Covert struggle is the norm in U.S.-Iranian relations. The struggle between the CIA and Iranian intelligence goes back to 1953 when the CIA and Britain’s MI6 mounted Operation Ajax to overthrow Iran’s democratically elected government. The country was ruled by the pro-American Shah for the next 25 years, with his security services crushing all opposition. When the Shah was deposed in 1979, the Iranians extracted their revenge, launching a war, via proxy forces, to drive the CIA out of the Middle East. In 1983 Iranian-backed forces bombed the U.S. Embassy in Beirut, killing a number of CIA employees. The following years, the Iranian-backed forces kidnapped the Beirut station chief and tortured him to death. Once a CIA playground, Iran became what the spies called “a denied area.”
Yet over the years both sides managed to contain the conflict. Iran’s revolutionary fervor cooled. After a punishing eight-year war in which Saddam Hussein, supported by Washington, launched deadly chemical attacks, Iran was forced to sue for peace in 1998. After Saddam invaded Kuwait in 1990 and was forcibly ejected by an U.S.-led international coalition, he became the primary target of Washington, and Iran lost its place as public enemy number one in the American mind.
Since 1996, the Iranians have not been credibly linked to any terrorist attacks on U.S. targets, according to a 2017 Congressional Research Service study. (In 2011 two Iranians were charged with plotting the assassination of the Saudi ambassador in Washington, and one was convicted. The Iranian government denied involvement.)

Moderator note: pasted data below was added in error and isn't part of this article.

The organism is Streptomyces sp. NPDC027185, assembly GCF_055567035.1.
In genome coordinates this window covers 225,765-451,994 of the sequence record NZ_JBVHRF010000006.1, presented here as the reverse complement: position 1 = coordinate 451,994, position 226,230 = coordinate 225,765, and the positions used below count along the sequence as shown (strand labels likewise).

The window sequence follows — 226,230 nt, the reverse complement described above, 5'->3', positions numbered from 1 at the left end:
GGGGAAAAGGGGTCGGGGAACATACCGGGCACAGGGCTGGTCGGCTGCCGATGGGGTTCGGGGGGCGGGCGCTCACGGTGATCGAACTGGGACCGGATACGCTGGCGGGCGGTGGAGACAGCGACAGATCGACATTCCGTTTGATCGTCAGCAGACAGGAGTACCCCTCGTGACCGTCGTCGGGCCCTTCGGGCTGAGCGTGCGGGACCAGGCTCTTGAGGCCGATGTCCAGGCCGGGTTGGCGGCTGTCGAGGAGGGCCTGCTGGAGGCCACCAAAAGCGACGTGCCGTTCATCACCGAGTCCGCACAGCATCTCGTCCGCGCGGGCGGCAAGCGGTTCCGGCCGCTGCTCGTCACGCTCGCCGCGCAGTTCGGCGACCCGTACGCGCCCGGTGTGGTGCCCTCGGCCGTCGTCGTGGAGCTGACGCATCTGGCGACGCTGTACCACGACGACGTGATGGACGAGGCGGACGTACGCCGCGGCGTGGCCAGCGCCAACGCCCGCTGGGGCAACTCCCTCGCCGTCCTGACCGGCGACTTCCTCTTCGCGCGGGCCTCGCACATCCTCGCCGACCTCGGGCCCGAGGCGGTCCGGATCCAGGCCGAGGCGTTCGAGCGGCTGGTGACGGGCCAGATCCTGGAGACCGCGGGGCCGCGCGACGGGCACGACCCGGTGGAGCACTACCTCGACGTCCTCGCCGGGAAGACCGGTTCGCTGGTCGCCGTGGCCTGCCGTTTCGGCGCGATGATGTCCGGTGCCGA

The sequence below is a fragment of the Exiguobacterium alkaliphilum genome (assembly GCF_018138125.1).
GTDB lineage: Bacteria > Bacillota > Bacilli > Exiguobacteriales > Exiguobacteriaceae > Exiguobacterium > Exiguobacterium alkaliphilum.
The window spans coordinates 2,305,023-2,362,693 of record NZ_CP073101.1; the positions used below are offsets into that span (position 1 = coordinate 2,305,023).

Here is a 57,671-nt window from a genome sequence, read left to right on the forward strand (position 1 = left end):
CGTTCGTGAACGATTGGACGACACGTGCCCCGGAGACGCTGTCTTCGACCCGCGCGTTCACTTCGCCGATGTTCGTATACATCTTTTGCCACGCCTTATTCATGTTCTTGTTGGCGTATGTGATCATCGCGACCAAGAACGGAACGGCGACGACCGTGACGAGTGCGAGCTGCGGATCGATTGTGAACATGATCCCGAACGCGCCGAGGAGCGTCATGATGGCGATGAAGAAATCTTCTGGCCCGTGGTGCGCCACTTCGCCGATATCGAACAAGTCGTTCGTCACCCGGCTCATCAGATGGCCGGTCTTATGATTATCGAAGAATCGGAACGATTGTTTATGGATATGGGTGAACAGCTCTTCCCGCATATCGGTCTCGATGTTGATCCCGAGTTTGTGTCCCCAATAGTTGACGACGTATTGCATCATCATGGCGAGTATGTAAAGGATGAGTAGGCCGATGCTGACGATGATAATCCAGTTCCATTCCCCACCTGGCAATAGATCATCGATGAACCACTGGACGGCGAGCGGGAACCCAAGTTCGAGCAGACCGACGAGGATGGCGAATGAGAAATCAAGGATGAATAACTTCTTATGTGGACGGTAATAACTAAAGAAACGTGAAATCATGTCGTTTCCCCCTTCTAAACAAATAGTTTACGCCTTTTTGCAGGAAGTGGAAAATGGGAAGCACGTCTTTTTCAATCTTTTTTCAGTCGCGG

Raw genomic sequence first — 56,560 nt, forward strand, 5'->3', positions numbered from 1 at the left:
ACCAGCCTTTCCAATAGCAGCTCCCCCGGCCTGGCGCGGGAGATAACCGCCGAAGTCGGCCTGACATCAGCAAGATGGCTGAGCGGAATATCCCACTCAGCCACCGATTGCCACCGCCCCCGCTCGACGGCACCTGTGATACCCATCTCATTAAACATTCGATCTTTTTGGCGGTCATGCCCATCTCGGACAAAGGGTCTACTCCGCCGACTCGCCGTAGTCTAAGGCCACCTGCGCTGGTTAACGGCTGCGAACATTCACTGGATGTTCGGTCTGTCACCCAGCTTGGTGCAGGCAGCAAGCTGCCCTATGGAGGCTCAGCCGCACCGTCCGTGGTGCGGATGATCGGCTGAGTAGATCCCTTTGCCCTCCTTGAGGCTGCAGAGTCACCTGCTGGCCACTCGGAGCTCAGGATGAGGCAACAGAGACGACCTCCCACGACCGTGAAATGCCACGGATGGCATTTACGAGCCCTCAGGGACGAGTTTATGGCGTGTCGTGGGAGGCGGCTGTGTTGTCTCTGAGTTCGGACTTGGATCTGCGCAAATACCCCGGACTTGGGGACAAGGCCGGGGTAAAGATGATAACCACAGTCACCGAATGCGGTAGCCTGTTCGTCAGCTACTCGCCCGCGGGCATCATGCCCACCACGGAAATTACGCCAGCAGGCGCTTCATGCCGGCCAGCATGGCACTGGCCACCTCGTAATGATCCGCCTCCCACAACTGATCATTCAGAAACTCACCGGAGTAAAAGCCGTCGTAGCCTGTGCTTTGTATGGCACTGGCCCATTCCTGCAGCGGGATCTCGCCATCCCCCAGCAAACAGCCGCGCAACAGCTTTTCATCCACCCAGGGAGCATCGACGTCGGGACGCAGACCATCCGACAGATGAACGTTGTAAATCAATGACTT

[See my piece in The New Republic: “The Growing Obsession With Linking Iran to Terrorism”]
Relations even improved slightly after 9/11. Iran, it is often forgotten, denounced the al-Qaeda attack and supported the U.S. invasion of Afghanistan to rout the Taliban. Iran opposed the U.S. invasion of Iraq and supported anti-American forces there. Yet the two countries shared a common enemy in the Salafist jihadists who regard the Shiia Muslism of Iran as heretics. When ISIS overran western Iraq in 2014, Shiite militia groups mobilized to fight the jihadist forces, with the open support of Iran. “IRGC advisers were often on the front lines with the militia groups they supported, and Qassem Soleimani, the commander of the IRGC’s elite Quds Force, was occasionally photographed on the battlefield,” intelligence reporter Mike Giglio recenty noted in the Atlantic. The 5,000 American troops in Iraq pursued the same goal: defeating ISIS.